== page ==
encrypting the unencrypted form of the content.
16. The method of claim 15, wherein said determining comprises providing at least a portion of the message to a data structure, wherein the data structure includes usage rules with at least one of the usage rules regarding encryption, wherein the at least a portion of the message is used to locate an encryption rule.
17. The method of claim 16, further comprising:
receiving from the data structure the encryption rule, and wherein said encrypting comprises encrypting the unencrypted form of the content according to the encryption rule.
18. The method of claim 15, wherein the message provides an indication of at least one of how the unencrypted from of the content is to be encrypted and an encryption protocol.
19. The method of claim 15, wherein said method is carried out prior to rendering.
20. The method of claim 15, further comprising:
if so decided by the determination that encryption is not warranted,
rendering the unencrypted form of the content.
21. The method of claim 15, wherein the unencrypted form of the content comprises two or more digital watermarks embedded therein.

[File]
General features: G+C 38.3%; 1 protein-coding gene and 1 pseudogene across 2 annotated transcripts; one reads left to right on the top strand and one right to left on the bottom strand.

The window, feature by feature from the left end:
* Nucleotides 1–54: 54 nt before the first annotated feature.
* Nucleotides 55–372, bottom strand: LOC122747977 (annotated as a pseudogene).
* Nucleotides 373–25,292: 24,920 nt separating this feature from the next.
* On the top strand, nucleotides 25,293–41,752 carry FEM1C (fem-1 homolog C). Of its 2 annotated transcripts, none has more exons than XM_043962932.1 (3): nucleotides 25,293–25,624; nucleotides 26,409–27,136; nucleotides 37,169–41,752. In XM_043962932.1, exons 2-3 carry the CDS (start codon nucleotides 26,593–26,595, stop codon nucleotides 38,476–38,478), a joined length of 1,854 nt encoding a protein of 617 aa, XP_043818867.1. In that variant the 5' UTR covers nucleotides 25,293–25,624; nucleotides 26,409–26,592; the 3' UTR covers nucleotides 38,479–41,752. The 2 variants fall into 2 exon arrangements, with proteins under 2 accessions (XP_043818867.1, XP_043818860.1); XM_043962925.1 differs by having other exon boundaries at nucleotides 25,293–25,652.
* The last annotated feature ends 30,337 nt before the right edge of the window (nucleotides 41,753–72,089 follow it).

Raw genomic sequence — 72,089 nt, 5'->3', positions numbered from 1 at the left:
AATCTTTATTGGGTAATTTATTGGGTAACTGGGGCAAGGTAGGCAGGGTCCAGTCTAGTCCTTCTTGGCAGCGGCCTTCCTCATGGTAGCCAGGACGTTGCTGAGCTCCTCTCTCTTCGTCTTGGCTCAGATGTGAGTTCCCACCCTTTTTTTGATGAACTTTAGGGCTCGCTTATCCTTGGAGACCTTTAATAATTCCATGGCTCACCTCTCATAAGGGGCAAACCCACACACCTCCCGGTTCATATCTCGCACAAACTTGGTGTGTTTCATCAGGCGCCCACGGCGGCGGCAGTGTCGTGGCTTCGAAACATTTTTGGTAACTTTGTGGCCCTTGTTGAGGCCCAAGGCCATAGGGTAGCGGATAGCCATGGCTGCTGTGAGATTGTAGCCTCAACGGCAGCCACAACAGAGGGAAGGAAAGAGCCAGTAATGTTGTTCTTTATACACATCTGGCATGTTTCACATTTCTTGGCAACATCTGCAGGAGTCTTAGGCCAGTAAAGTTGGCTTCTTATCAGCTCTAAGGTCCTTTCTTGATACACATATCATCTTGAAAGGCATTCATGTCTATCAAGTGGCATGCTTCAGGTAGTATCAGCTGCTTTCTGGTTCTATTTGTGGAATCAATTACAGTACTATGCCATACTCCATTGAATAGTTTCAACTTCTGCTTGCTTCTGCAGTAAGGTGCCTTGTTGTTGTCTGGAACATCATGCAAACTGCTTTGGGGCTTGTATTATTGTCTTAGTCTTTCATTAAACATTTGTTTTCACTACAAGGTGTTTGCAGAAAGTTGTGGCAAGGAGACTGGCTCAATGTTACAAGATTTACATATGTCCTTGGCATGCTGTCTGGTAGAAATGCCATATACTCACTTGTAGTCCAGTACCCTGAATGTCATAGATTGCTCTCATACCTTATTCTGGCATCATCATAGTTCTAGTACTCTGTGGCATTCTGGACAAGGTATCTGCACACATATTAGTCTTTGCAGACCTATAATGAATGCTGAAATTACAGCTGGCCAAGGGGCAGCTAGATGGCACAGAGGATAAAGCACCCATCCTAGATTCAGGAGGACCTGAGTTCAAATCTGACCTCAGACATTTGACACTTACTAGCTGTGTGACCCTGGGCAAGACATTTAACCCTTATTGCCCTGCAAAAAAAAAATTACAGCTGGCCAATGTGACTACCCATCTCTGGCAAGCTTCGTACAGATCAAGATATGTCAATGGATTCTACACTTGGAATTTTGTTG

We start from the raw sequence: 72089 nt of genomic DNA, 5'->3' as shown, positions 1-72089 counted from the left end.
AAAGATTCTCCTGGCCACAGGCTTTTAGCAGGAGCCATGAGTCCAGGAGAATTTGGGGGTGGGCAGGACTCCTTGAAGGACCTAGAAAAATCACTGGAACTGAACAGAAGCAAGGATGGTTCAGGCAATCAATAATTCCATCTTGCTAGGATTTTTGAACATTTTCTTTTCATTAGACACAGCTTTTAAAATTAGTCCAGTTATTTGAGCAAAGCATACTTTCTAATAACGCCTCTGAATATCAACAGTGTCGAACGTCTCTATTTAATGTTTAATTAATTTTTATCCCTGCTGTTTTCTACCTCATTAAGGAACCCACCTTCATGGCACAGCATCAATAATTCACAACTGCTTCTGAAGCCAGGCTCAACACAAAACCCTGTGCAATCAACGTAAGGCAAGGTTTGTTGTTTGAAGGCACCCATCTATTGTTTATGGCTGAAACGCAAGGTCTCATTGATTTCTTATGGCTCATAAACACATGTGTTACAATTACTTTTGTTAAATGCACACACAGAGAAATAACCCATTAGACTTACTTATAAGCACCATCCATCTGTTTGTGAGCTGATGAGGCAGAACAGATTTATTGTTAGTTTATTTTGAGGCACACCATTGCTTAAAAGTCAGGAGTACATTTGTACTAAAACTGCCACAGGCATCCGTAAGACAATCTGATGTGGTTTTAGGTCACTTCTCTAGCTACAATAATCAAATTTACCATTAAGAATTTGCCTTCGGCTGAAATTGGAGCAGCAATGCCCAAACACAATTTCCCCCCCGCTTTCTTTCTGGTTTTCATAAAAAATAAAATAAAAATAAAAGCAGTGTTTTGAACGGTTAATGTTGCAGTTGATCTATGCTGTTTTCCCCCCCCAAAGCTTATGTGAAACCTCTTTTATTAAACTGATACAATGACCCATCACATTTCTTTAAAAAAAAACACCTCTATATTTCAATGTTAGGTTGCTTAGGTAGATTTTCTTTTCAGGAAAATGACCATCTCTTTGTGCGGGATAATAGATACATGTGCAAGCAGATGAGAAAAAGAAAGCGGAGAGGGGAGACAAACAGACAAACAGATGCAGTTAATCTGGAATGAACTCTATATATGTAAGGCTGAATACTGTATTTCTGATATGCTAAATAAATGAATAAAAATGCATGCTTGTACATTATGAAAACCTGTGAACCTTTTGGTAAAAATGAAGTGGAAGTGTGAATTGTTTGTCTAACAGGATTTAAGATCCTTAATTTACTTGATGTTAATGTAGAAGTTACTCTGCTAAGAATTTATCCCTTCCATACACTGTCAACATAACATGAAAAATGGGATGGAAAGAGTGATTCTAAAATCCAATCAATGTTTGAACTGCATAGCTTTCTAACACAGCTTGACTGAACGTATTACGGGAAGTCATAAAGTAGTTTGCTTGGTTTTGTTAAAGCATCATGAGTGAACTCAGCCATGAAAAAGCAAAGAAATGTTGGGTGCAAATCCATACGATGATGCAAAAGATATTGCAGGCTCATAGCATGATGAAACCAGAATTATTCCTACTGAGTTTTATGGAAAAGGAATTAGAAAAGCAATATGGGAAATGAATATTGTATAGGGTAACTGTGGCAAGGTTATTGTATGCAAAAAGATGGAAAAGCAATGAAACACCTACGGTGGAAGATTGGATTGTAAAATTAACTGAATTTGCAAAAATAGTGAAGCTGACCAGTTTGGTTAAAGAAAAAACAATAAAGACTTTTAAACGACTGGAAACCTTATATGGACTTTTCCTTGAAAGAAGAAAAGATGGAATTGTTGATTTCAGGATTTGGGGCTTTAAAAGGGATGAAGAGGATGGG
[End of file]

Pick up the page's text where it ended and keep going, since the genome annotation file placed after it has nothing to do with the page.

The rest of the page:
Description
RELATED APPLICATION DATA

The present application is a continuation in part of U.S. patent application Ser. No. 10/017,679, filed Dec. 13, 2001 (published as US 2003-0056103 A1) now abandoned. The 10/017,679 application claims the benefit of U.S. Provisional Application Nos. 60/256,628, filed Dec. 18, 2000 and 60/336,209, filed Oct. 30, 2001. The present application also claims the benefit of U.S. patent application Nos. 60/285,514, filed Apr. 20, 2001 and 60/315,569, filed Aug. 28, 2001. Each of the above-mentioned patent applications is herein incorporated by reference.

TECHNICAL FIELD

The present invention relates to integrating identified content with digital rights management systems. The present invention also relates to multimedia signal processing, such as steganographically encoding auxiliary information into media signals, and decoding the auxiliary information from the media signals.